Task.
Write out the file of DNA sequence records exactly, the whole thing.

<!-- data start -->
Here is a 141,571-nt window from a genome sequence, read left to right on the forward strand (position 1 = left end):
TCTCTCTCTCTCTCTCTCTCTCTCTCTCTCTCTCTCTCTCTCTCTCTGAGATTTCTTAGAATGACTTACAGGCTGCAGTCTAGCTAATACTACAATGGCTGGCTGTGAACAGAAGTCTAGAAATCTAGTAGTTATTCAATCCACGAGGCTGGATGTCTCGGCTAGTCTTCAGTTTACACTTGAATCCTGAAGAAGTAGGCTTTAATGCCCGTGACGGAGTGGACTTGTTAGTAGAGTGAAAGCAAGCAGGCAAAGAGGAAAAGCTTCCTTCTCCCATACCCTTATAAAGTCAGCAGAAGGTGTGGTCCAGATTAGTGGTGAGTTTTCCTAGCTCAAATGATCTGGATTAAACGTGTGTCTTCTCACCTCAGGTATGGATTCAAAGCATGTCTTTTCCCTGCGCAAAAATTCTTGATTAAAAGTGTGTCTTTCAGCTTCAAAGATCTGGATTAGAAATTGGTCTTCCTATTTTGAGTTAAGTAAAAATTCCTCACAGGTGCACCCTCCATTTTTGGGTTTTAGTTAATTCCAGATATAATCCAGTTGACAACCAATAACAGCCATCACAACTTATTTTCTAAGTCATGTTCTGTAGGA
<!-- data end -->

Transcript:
Here is a 141,571-nt window from a genome sequence, read left to right on the forward strand (position 1 = left end):
TCTCTCTCTCTCTCTCTCTCTCTCTCTCTCTCTCTCTCTCTCTCTCTGAGATTTCTTAGAATGACTTACAGGCTGCAGTCTAGCTAATACTACAATGGCTGGCTGTGAACAGAAGTCTAGAAATCTAGTAGTTATTCAATCCACGAGGCTGGATGTCTCGGCTAGTCTTCAGTTTACACTTGAATCCTGAAGAAGTAGGCTTTAATGCCCGTGACGGAGTGGACTTGTTAGTAGAGTGAAAGCAAGCAGGCAAAGAGGAAAAGCTTCCTTCTCCCATACCCTTATAAAGTCAGCAGAAGGTGTGGTCCAGATTAGTGGTGAGTTTTCCTAGCTCAAATGATCTGGATTAAACGTGTGTCTTCTCACCTCAGGTATGGATTCAAAGCATGTCTTTTCCCTGCGCAAAAATTCTTGATTAAAAGTGTGTCTTTCAGCTTCAAAGATCTGGATTAGAAATTGGTCTTCCTATTTTGAGTTAAGTAAAAATTCCTCACAGGTGCACCCTCCATTTTTGGGTTTTAGTTAATTCCAGATATAATCCAGTTGACAACCAATAACAGCCATCACAACTTATTTTCTAAGTCATGTTCTGTAGGA